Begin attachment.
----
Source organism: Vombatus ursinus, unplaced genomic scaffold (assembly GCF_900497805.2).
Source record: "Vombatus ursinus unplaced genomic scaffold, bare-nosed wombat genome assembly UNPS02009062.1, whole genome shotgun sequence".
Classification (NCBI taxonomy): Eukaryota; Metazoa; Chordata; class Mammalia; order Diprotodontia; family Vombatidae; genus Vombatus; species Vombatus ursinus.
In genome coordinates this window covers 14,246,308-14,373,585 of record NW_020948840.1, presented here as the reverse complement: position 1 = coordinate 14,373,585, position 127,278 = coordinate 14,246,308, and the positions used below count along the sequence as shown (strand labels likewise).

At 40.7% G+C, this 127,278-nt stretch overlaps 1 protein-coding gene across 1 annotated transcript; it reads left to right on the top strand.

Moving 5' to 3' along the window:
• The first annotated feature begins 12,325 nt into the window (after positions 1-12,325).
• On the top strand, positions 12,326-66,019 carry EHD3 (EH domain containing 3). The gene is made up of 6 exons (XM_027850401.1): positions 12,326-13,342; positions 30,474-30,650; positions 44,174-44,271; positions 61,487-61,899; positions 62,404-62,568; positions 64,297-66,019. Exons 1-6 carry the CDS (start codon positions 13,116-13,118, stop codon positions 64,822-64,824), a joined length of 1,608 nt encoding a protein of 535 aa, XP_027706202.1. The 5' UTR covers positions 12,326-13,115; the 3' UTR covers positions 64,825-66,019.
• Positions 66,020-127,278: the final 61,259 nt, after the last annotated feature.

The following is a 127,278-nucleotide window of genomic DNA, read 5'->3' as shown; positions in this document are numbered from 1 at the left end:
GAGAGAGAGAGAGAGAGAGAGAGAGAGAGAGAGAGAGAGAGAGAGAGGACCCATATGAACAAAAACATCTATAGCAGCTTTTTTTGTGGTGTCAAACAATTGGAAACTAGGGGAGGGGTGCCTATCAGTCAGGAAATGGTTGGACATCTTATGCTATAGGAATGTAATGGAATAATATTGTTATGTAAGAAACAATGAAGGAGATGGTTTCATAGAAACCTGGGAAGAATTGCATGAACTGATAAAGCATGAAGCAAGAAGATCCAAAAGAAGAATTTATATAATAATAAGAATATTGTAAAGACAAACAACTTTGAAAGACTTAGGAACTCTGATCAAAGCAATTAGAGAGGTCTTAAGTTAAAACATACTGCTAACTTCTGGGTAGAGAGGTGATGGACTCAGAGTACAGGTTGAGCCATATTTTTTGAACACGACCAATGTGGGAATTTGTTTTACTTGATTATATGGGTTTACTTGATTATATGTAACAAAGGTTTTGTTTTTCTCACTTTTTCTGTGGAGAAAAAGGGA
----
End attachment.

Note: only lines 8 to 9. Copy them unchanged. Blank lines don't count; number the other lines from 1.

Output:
• On the top strand, positions 12,326-66,019 carry EHD3 (EH domain containing 3). The gene is made up of 6 exons (XM_027850401.1): positions 12,326-13,342; positions 30,474-30,650; positions 44,174-44,271; positions 61,487-61,899; positions 62,404-62,568; positions 64,297-66,019. Exons 1-6 carry the CDS (start codon positions 13,116-13,118, stop codon positions 64,822-64,824), a joined length of 1,608 nt encoding a protein of 535 aa, XP_027706202.1. The 5' UTR covers positions 12,326-13,115; the 3' UTR covers positions 64,825-66,019.
• Positions 66,020-127,278: the final 61,259 nt, after the last annotated feature.